A federal judge on Tuesday said several parts of a civil rights lawsuit brought by a Lincoln woman severely injured in protests last year can move forward against Lincoln Police and the Lancaster County Sheriff’s Office.
Although Magistrate Judge Cheryl Zwart dismissed two claims filed in U.S. District Court by Elise Poole, who took part in the protests in downtown Lincoln on May 30-31, 2020, she kept three others in place.
Poole, now 19, was kneeling with friends on a sidewalk near 12th and H streets shortly after 10 p.m. on May 31, 2020 — about two hours after a curfew set by Lincoln Mayor Leirion Gaylor Baird — when the protesters were confronted by police.
As Poole was attempting to flee a volley of tear gas, she was struck in the face by a projectile, which nearly severed her nose from her face. She was later rushed to the hospital by friends where doctors performed emergency surgery.
The lawsuit, filed in February by the ACLU of Nebraska and Omaha attorney Daniel Gutman, accuses 21 unidentified officers of firing on protesters without a "reasonable basis" of doing so.
Attorneys for the city and county sought to have Poole's case dismissed because she could not identify the officer who fired the projectile that struck her, but Zwart said it was likely those agencies "may be able to ascertain which of their officers were involved.”
"They may know the identity of the officer already," Zwart wrote.
In its motion, attorneys for the city also argued the curfew put in place by Gaylor Baird after a protest devolved into a night of destruction on Lincoln Mall was a reasonable “time, place and manner” restriction on the protesters’ First Amendment rights.
“Poole was violating the curfew order at the time of her injury and is unable to plead facts to support the contention she was engaged in protected activity so her First Amendment retaliation claim fails on its face,” the city argued.
Zwart didn’t find those arguments persuasive, however: “The question is whether the law enforcement response in this case exploited their crowd control, seizure and arrest powers as a means of suppressing speech.”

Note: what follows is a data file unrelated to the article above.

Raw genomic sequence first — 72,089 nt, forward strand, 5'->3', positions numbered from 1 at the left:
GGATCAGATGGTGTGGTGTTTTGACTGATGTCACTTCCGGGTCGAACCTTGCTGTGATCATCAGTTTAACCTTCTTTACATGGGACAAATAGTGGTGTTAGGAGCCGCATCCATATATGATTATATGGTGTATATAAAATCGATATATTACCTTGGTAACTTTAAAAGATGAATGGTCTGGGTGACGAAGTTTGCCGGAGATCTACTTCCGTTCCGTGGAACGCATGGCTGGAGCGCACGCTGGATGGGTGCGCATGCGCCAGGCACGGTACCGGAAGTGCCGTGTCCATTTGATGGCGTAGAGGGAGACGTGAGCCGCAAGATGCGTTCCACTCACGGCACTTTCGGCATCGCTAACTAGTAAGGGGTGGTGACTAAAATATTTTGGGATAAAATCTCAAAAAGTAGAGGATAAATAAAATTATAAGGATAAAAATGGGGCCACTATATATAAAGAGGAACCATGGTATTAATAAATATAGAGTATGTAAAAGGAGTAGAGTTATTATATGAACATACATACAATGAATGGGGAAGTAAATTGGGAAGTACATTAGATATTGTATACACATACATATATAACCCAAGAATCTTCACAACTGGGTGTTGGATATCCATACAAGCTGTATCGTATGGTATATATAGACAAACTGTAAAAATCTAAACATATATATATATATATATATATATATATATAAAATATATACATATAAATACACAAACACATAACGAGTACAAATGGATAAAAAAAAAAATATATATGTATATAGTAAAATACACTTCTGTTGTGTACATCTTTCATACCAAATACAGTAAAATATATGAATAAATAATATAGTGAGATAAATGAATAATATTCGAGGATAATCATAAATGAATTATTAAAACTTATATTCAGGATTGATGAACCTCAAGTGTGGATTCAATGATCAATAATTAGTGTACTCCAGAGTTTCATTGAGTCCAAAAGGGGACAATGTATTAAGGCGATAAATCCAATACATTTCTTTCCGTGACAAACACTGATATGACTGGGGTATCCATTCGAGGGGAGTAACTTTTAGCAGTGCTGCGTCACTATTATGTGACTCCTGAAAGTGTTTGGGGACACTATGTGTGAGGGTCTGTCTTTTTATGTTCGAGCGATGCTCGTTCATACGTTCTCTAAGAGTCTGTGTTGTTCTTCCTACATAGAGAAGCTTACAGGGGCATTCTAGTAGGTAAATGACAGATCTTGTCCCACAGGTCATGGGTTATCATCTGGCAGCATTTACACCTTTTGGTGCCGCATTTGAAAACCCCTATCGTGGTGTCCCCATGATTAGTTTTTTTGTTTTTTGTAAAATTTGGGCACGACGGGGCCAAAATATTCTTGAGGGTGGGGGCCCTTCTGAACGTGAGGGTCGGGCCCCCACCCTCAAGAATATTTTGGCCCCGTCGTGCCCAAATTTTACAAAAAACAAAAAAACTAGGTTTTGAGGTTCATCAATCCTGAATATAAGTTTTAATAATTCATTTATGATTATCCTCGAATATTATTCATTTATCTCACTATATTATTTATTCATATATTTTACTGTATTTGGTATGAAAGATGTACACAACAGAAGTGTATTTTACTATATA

Poole’s attorneys would be allowed to pursue discovery to learn “whether the officers would typically exercise their discretion to shoot rubber bullets at protesters at close range because the protesters violated a curfew,” the magistrate judge added.
The court will also allow a claim that LPD and sheriff’s deputies violated Poole’s Fourth Amendment rights to proceed, writing officers were not entitled to qualified immunity because their response was “unreasonable.”
Zwart wrote that while deploying “less lethal” munitions may be deemed reasonable if an officer is attempting to stop a crime or believes they are in danger, those levels of force are not justified against “nonviolent misdemeanants who do not flee or actively resist arrest and pose little threat or no threat to the security of the officers or the public.”
Poole was protesting peacefully and was not committing a crime or posing a threat to law enforcement when officers approached the group of demonstrators and deployed tear gas, the judge said.
“Assuming these facts are true, the defendants’ response to Poole’s involvement in a peaceful protest violated Poole’s Fourth Amendment rights, and under clearly established law at the time, their response was unreasonable,” the order states.
Zwart dismissed a claim that law enforcement violated Poole’s 14th Amendment rights to due process, explaining the claim was redundant to the claims made that her First and Fourth amendment rights had been violated.
She also tossed out a negligence claim against the city and county, writing that “without question” the action instead arose from assault or battery, as interpreted by the courts.
Zwart also rejected a motion from the city and county seeking to strike portions of Poole's complaint referencing the killing of George Floyd in Minneapolis last year, as well as photos of Poole's injury.
The paragraphs referencing Floyd do “not entitle (Poole) to any relief,” Zwart noted, but “they do provide context as to why the protesters in Lincoln, including (Poole), gathered in the days following Floyd’s death.”
And while some of the photos are graphic, Zwart said they also show the location of the protesters the night Poole was injured as well as the position of law enforcement.
"There is a relationship and logical connection between the photographs and the subject matter of this action, and the plaintiffs' use of photographs is not overdone or perceived as a ploy to garner public attention to this case," she wrote in the order.